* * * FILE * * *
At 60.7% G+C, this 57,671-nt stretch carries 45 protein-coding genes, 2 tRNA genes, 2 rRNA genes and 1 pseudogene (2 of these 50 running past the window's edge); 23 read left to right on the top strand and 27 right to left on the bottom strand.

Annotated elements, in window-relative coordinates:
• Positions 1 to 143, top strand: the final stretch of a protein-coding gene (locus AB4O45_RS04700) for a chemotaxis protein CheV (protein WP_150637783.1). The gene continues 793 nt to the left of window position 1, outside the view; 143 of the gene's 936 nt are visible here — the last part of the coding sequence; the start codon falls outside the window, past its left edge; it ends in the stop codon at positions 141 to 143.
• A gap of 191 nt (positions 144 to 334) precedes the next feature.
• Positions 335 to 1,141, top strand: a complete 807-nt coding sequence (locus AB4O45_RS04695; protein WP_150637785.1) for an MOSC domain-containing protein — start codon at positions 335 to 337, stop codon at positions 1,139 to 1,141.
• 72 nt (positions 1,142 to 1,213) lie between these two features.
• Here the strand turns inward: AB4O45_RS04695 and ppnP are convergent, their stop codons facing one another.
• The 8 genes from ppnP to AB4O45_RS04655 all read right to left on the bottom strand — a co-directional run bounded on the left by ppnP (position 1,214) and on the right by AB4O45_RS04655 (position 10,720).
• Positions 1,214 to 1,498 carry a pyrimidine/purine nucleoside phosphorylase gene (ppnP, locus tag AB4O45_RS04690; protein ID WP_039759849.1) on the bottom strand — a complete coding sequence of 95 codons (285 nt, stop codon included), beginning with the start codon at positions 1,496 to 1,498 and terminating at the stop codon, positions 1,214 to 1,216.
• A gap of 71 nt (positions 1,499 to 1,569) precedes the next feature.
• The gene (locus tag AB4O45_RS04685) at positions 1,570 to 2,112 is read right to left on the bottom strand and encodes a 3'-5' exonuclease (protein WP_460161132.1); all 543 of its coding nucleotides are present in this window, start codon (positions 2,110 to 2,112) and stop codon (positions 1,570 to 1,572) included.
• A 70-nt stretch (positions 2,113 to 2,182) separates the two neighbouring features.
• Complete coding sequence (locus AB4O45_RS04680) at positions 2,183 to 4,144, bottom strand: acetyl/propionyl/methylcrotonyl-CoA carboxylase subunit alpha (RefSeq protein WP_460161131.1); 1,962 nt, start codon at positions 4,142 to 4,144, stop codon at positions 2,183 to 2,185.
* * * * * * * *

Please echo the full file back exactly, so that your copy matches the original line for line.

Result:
At 60.7% G+C, this 57,671-nt stretch carries 45 protein-coding genes, 2 tRNA genes, 2 rRNA genes and 1 pseudogene (2 of these 50 running past the window's edge); 23 read left to right on the top strand and 27 right to left on the bottom strand.

Annotated elements, in window-relative coordinates:
• Positions 1 to 143, top strand: the final stretch of a protein-coding gene (locus AB4O45_RS04700) for a chemotaxis protein CheV (protein WP_150637783.1). The gene continues 793 nt to the left of window position 1, outside the view; 143 of the gene's 936 nt are visible here — the last part of the coding sequence; the start codon falls outside the window, past its left edge; it ends in the stop codon at positions 141 to 143.
• A gap of 191 nt (positions 144 to 334) precedes the next feature.
• Positions 335 to 1,141, top strand: a complete 807-nt coding sequence (locus AB4O45_RS04695; protein WP_150637785.1) for an MOSC domain-containing protein — start codon at positions 335 to 337, stop codon at positions 1,139 to 1,141.
• 72 nt (positions 1,142 to 1,213) lie between these two features.
• Here the strand turns inward: AB4O45_RS04695 and ppnP are convergent, their stop codons facing one another.
• The 8 genes from ppnP to AB4O45_RS04655 all read right to left on the bottom strand — a co-directional run bounded on the left by ppnP (position 1,214) and on the right by AB4O45_RS04655 (position 10,720).
• Positions 1,214 to 1,498 carry a pyrimidine/purine nucleoside phosphorylase gene (ppnP, locus tag AB4O45_RS04690; protein ID WP_039759849.1) on the bottom strand — a complete coding sequence of 95 codons (285 nt, stop codon included), beginning with the start codon at positions 1,496 to 1,498 and terminating at the stop codon, positions 1,214 to 1,216.
• A gap of 71 nt (positions 1,499 to 1,569) precedes the next feature.
• The gene (locus tag AB4O45_RS04685) at positions 1,570 to 2,112 is read right to left on the bottom strand and encodes a 3'-5' exonuclease (protein WP_460161132.1); all 543 of its coding nucleotides are present in this window, start codon (positions 2,110 to 2,112) and stop codon (positions 1,570 to 1,572) included.
• A 70-nt stretch (positions 2,113 to 2,182) separates the two neighbouring features.
• Complete coding sequence (locus AB4O45_RS04680) at positions 2,183 to 4,144, bottom strand: acetyl/propionyl/methylcrotonyl-CoA carboxylase subunit alpha (RefSeq protein WP_460161131.1); 1,962 nt, start codon at positions 4,142 to 4,144, stop codon at positions 2,183 to 2,185.